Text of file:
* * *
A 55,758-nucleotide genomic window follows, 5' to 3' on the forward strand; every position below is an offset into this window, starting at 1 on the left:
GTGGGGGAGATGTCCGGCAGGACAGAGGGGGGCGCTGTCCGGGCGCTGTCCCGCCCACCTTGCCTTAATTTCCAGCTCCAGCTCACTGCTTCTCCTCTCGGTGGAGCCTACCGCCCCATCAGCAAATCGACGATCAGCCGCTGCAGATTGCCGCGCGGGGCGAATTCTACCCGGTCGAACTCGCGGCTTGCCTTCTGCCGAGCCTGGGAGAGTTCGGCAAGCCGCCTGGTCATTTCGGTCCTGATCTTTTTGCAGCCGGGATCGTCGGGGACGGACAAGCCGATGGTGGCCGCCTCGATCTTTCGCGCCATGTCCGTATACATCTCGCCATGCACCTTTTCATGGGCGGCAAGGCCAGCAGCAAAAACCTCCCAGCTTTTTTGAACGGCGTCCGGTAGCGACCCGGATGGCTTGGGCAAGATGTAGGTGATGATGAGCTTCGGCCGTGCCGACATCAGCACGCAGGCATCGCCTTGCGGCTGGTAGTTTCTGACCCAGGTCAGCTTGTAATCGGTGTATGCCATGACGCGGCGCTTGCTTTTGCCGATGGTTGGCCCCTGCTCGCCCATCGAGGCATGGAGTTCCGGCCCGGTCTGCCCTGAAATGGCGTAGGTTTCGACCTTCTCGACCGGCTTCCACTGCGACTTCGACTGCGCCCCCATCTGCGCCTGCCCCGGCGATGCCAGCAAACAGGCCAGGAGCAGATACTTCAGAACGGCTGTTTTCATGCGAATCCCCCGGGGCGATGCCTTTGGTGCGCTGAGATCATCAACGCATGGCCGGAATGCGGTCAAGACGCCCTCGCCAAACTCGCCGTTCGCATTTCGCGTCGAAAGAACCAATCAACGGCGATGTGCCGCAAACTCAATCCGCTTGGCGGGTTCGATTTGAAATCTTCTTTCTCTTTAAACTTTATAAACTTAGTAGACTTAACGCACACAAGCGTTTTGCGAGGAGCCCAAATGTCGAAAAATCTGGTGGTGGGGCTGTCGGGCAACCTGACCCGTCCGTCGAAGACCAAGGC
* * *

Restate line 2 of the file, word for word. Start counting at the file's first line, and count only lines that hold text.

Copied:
GTGGGGGAGATGTCCGGCAGGACAGAGGGGGGCGCTGTCCGGGCGCTGTCCCGCCCACCTTGCCTTAATTTCCAGCTCCAGCTCACTGCTTCTCCTCTCGGTGGAGCCTACCGCCCCATCAGCAAATCGACGATCAGCCGCTGCAGATTGCCGCGCGGGGCGAATTCTACCCGGTCGAACTCGCGGCTTGCCTTCTGCCGAGCCTGGGAGAGTTCGGCAAGCCGCCTGGTCATTTCGGTCCTGATCTTTTTGCAGCCGGGATCGTCGGGGACGGACAAGCCGATGGTGGCCGCCTCGATCTTTCGCGCCATGTCCGTATACATCTCGCCATGCACCTTTTCATGGGCGGCAAGGCCAGCAGCAAAAACCTCCCAGCTTTTTTGAACGGCGTCCGGTAGCGACCCGGATGGCTTGGGCAAGATGTAGGTGATGATGAGCTTCGGCCGTGCCGACATCAGCACGCAGGCATCGCCTTGCGGCTGGTAGTTTCTGACCCAGGTCAGCTTGTAATCGGTGTATGCCATGACGCGGCGCTTGCTTTTGCCGATGGTTGGCCCCTGCTCGCCCATCGAGGCATGGAGTTCCGGCCCGGTCTGCCCTGAAATGGCGTAGGTTTCGACCTTCTCGACCGGCTTCCACTGCGACTTCGACTGCGCCCCCATCTGCGCCTGCCCCGGCGATGCCAGCAAACAGGCCAGGAGCAGATACTTCAGAACGGCTGTTTTCATGCGAATCCCCCGGGGCGATGCCTTTGGTGCGCTGAGATCATCAACGCATGGCCGGAATGCGGTCAAGACGCCCTCGCCAAACTCGCCGTTCGCATTTCGCGTCGAAAGAACCAATCAACGGCGATGTGCCGCAAACTCAATCCGCTTGGCGGGTTCGATTTGAAATCTTCTTTCTCTTTAAACTTTATAAACTTAGTAGACTTAACGCACACAAGCGTTTTGCGAGGAGCCCAAATGTCGAAAAATCTGGTGGTGGGGCTGTCGGGCAACCTGACCCGTCCGTCGAAGACCAAGGC